These data can be migrated either automatically using a migration tool or by manually extracting data from the source database and inserting the data into the destination database. Data migration testing encompasses Data Level Validation testing and Application Level Validation testing. Data Level Validation Testing: This type of software testing verifies that data has been migrated from multiple databases to a common database without any discrepancies. The following levels of verifications will be performed during Data Level Validation Testing: Row counts: Verify the number of records that will be migrated. Data verification: Verify the accuracy of data of a selected sample from the migrated data. Entitlement verification: Verify the destination database set up for users and data samples. Application Level Validation Testing In Application Level Validation testing, a software tester verifies the functionality of a sample migration application that was migrated from an old legacy system to the new system. Application Level Validation testing ensures smooth running of the migrated application with the new database using following validations: After migration, log in to the new application and verify a sample data set. After migration, log in to legacy systems and verify the locked/unlocked status of accounts. Verify customer support access to all legacy systems, despite the user being blocked during the migration process. Verify whether new users are prohibited from creating a new account in a legacy system after launching the new application. Verify immediate reinstatement of user access to the legacy system if migration to the new system fails. Verify the termination of access to legacy systems at migration. Validate system login credentials for the new application. Test Approach for Data Migrating Testing Data Validation Test Design When you test database migration, it is important to create a set of SQL queries to validate the data before (source database) and after (destination database) migration.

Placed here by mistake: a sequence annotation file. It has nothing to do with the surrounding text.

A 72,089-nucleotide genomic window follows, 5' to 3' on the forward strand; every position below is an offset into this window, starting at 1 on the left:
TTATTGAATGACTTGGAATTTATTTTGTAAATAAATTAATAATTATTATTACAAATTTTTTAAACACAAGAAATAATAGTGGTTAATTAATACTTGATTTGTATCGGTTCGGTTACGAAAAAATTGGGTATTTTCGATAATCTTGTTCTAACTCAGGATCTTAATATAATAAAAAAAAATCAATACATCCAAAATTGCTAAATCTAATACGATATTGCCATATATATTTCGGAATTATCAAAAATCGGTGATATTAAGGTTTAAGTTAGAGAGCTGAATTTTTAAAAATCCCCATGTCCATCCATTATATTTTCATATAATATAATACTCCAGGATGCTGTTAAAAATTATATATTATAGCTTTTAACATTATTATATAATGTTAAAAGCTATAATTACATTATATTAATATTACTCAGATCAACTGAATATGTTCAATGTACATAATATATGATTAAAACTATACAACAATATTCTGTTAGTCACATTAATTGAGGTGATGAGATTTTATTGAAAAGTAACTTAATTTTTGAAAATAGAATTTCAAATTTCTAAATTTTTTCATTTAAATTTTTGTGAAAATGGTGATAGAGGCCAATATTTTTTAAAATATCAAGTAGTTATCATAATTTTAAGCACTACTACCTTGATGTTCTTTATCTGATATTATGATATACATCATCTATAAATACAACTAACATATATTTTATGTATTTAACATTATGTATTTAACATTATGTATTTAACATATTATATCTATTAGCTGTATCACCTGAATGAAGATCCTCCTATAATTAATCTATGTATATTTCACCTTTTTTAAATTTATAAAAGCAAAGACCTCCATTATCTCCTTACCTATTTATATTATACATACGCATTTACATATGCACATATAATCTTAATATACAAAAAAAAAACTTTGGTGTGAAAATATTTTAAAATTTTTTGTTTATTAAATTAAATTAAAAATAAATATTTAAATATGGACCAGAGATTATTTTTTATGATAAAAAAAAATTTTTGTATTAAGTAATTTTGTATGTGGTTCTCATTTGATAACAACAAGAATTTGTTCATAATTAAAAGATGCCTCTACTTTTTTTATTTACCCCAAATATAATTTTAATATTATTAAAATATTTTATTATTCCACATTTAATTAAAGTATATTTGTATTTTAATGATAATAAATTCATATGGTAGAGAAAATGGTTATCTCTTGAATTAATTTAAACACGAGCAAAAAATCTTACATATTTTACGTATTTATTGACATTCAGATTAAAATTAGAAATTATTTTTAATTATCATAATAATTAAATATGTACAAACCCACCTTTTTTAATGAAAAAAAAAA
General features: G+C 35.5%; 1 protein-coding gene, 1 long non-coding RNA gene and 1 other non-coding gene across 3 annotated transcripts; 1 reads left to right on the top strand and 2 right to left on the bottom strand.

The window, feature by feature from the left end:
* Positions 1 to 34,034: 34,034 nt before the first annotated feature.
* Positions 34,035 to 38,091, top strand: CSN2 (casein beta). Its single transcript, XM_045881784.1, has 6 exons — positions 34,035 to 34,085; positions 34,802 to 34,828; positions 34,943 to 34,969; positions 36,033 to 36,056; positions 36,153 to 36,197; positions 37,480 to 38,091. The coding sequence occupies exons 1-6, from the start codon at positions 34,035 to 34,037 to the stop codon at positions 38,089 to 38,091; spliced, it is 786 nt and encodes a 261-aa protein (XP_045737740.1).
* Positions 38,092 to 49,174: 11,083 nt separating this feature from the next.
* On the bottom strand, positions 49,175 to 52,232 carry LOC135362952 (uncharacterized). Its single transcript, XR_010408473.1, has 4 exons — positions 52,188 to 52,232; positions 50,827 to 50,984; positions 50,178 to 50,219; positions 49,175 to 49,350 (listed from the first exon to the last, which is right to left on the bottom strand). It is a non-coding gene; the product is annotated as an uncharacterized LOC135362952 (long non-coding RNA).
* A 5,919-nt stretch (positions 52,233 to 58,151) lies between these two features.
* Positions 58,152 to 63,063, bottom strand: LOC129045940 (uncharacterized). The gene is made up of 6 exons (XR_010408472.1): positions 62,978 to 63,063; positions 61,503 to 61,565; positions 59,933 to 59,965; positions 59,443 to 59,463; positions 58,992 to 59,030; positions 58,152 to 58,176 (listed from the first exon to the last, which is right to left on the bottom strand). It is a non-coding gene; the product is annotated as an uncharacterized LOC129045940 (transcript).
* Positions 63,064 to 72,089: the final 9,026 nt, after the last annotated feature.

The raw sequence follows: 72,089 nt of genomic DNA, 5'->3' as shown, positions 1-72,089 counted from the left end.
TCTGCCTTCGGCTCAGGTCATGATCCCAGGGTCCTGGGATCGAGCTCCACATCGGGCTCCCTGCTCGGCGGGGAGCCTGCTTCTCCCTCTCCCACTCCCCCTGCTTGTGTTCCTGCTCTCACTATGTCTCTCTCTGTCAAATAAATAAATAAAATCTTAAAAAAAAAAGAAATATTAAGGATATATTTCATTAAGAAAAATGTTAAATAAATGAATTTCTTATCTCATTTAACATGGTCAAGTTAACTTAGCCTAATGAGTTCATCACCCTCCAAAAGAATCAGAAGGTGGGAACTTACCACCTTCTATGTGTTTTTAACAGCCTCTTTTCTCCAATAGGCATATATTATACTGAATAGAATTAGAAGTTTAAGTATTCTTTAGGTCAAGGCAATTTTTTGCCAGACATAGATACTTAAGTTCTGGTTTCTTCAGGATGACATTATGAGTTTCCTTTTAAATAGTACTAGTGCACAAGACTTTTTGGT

The validation queries can be arranged in a hierarchy and it should cover the designed scope. For example, to test if all users have been migrated, it is essential to check how many users are in the source database and how many have been migrated. Checking the raw counts of each database will ensure this. Take a sample data set from the source and compare the data with the destination data in the database. Check the different time formats/zones, currencies etc. Test Environments Test environments should consist of a source database copy and a blank isolated destination database. A tester can migrate data using a migration tool, which will facilitate the migration both table-by-table and using a set of reference tables. The tool should be able to accommodate a large data load since the data can include data from historical databases. Data Validation Test Runs The database migration process must be completed prior to the test depending on the test design. Reporting Bugs If the migration test fails, it is important to report the bug with the following information: Tips to Create an Effective Data Migration Test Approach Users should be able to access existing data and post migration data easily without any issues. Performance of database should be the same or better after the migration. Note the duration of the migration. A duration of a migration can be long, running the risk of application downtime. Have a copy of the source databases to conduct re-tests at any time on a new database. It will also help reproduce the bugs. Corrupted data should not be migrated to the destination database, and necessary actions should be taken to resolve the corrupted data. Get stakeholders involved the migrationPplan, as their permission to access different data sources could be mandatory. Make sure there are no inconsistencies in currency, date and time, time zone fields, and decimal points of currencies. Click Click Author: i3 Labs is the technology and innovations Lab at Brandix i3